Behind the scenes of mourning where little is pretty….

We find new friends in Cambodia…strangers who have true pity.

Closure has never really been known. Closure seemed impossible, always postponed.

But now our pain has a place to call its own. The memories of our lost ones have another home

Today is National Thank Your Mentor Day. Mentors share and provide experience. They inspire. I often joke around and say “I am the poster child for what happens when you don’t have a mentor.” But its hardly truth. I have had amazing mentors. Today I want to thank my new mentors in Cambodia.

 

Writing a Memoir and Discovering Mentoring

Before I started the Over My Shoulder mentoring mission I was struggling to complete a memoir. I had so many chapters written, but I had no ending. My wise mentor, writing coach Michael Steinberg, kept telling me, “The ending hasn’t arrived yet.” Over My Shoulder Foundation (OMSF) fell into my lap when I was asked to find a subject matter that a young girl could authentically and appropriately sing…that adults would like also. I giggled at first because I’d been so deep into my sad memoir I felt I had nothing appropriate to say. Then the term “mentoring” appeared. I knew it could be a perfect theme.

 

One Less – My Healing Quest

Mentoring was a cure for hopelessness and might be able to heal all the things my “Stephen King” memoir was about. I wrote the lyrics to the Over My Shoulder Song in seconds flat. I could see that the Over My Shoulder message could be the remedy to the destructive and disconnected feelings that littered the pages of my memoir. I kept thinking…maybe having a mentor could have prevented the death of so many kids that were part of our close knit community. Maybe a mentor could have glued us survivors back together, many of us suffering from Post Traumatic Stress and just maybe mentoring could cure my exasperated feelings. Maybe mentoring could inspire one less suicide, one less addict, one less teen pregnancy, one less alcoholic, one less bully, one less gang banger, one less murder. One Less of everything that had tragically touched my life. One Less became my dream, my passion, my healing quest.

 

Traumas and Tributes

Exposure to trauma has shattering effects on social, spiritual and physical health. There are real, hard to cure, long term effects. Then there are the things we victims call “triggers.” Those things that drag you back to your suffocating loss that make it almost impossible to heal. Little things can dismember your calm in seconds flat. You can’t protect yourself from triggers because the violation was so upsetting and the years only seam to bloat the void.

In the back of my mind I knew my project would also somehow pay tribute to all my friends who had died and had influenced me, mentored me from beyond to try and stop a future tragedy. I didn’t know how and I never thought it might become the final chapters of my book. Then I got the e-mail about a school and students in Cambodia. This story started to heal the hurt.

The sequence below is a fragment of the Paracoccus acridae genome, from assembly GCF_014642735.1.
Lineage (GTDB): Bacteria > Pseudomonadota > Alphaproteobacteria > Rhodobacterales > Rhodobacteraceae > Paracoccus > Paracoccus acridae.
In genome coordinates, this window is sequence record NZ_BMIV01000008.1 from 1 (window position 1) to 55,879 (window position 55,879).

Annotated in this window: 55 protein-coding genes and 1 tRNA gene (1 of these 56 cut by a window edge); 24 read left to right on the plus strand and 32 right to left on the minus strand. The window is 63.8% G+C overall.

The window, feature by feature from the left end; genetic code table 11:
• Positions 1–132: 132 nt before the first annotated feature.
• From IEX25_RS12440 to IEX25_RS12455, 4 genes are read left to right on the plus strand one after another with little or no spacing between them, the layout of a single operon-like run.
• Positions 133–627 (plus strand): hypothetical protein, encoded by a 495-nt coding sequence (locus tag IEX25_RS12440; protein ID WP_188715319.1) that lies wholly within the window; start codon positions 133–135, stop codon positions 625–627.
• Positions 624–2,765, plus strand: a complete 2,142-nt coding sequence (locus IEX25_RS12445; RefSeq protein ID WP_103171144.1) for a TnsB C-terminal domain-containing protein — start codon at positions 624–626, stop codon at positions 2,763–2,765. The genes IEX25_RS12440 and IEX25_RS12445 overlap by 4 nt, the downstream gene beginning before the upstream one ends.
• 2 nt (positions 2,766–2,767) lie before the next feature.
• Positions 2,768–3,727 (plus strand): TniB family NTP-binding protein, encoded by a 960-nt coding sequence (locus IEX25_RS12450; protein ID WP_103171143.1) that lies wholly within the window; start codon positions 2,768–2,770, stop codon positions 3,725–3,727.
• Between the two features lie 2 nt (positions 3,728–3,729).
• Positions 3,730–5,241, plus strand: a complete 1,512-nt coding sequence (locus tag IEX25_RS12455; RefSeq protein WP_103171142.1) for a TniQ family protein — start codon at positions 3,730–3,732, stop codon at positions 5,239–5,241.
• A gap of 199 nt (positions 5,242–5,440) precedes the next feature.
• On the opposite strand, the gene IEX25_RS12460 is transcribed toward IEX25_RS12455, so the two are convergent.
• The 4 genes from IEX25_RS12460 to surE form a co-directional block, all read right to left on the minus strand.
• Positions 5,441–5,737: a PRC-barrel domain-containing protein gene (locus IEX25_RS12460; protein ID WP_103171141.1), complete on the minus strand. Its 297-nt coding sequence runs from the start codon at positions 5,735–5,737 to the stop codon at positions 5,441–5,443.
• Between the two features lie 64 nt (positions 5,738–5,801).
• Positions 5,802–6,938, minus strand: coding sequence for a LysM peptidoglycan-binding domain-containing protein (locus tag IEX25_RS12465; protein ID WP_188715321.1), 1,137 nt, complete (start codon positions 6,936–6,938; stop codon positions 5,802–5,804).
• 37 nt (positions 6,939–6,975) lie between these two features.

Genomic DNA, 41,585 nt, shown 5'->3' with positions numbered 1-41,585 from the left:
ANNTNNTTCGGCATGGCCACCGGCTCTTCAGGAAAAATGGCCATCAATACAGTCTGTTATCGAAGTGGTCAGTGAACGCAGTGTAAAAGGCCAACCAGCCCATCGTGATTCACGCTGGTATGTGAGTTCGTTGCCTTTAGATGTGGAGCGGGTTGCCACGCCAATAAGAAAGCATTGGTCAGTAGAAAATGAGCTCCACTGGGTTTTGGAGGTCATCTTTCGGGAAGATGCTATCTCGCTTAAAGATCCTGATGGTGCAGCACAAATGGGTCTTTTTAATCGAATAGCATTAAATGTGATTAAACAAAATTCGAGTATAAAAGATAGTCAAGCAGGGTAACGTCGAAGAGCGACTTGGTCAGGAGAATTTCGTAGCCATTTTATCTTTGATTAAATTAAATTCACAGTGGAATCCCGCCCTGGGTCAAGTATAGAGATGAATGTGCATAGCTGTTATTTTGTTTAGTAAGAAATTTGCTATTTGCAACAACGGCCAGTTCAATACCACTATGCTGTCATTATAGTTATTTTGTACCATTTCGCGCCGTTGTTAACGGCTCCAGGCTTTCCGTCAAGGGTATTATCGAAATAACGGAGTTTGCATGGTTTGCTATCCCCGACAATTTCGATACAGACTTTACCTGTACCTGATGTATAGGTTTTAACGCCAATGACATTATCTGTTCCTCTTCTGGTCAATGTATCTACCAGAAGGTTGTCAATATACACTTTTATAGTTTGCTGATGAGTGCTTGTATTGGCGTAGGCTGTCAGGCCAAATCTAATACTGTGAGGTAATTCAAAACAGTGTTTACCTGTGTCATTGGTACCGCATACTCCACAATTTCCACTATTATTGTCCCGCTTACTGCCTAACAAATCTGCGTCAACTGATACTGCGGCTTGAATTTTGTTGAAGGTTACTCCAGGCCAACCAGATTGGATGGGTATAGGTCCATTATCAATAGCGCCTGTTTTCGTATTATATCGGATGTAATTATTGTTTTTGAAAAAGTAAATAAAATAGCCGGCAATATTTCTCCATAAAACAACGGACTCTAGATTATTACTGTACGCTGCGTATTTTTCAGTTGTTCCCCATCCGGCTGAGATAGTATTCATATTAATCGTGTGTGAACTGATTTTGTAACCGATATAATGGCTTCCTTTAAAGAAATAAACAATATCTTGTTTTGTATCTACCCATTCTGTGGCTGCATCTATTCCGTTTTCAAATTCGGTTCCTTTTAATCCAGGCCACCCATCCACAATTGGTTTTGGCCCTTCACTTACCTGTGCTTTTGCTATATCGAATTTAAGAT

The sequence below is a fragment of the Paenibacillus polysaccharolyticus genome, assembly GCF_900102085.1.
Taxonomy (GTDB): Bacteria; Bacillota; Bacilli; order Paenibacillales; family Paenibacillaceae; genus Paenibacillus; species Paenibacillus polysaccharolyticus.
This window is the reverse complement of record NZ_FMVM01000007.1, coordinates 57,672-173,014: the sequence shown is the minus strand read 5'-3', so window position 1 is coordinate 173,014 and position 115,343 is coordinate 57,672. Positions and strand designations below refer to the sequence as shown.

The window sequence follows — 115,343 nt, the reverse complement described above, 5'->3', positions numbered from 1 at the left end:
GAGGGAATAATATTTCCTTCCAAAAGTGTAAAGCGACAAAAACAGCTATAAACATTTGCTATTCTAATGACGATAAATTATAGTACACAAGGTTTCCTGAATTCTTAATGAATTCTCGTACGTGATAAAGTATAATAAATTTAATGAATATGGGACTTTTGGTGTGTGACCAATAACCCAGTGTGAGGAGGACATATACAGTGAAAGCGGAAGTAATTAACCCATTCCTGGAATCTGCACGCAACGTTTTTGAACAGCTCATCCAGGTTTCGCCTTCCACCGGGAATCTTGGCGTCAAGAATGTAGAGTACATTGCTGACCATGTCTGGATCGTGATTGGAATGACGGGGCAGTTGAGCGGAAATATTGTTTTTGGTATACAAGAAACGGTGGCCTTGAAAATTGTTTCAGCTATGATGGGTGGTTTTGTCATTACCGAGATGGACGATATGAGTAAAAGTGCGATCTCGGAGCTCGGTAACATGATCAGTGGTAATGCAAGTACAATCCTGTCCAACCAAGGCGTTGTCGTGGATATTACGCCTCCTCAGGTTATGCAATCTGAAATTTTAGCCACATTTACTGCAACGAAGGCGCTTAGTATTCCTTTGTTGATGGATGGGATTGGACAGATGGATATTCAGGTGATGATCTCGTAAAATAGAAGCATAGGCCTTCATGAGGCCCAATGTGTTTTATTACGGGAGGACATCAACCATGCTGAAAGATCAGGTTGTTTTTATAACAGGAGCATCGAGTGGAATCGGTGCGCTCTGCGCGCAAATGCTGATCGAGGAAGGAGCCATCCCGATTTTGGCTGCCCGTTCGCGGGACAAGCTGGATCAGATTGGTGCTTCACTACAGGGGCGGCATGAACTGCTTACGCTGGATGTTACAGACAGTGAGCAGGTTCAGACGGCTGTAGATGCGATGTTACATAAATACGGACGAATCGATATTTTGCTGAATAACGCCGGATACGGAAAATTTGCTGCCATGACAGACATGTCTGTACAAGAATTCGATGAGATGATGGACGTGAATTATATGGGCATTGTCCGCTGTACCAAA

Helping Those With Greater Needs Can Heal Us

Lincoln Sudbury Regional High School in Massachusetts (LS) is where the tragedy began. And Lincoln Sudbury Memorial High School in rural Cambodia is where a healing could begin. The amazing effort is the brainchild of a young student named Mira Vale who attended L.S. in 2007 had heard the stories of the loss our school had and then her class went through one of their own. Mira had figured that helping those who had greater needs could heal us.

Her vision created the Lincoln Sudbury Memorial School. Her vision wove two countries and two cultures together. At our school the hallways filled up with ghosts. The halls of the new school would overflow in hope. Because my memory was affected by post traumatic stress syndrome I could not accurately remember our dear friends. Plus the list was horribly long. Mira and a group of Alumni started to create this list. Nothing prepared me for the emotions the first time I read all the names.

 

An Amazing School in Cambodia

Thanks to this amazing project maybe now the nightmare can begin to fade. Maybe now I can find a way to finally become comfortable with the loss. Just maybe this story will have an ending that really heals and I will no longer find myself sifting through the ruins, desperately looking for answers. Maybe I can relax knowing that there is finally proof that all my wonderful friends really existed, that they all mattered and have been remembered. I can relax knowing that they are the reason Cambodia has a new school.

Thanks to my new Cambodian mentors in rural Battambang province, nearly 9000 miles away who I can’t wait to meet. Thanks to the vibrant Mira Vale who went to my High School in 2007 and started this amazing effort because the future looks brighter, the nightmare dims. Maybe now many of us who still live can finally say goodbye and let go to those we lost and loved so long ago. I am planning my trip to Cambodia to thank and give back and I will make it an Over My Shoulder Mission to bury the past and plant mentoring seeds for a bright future!

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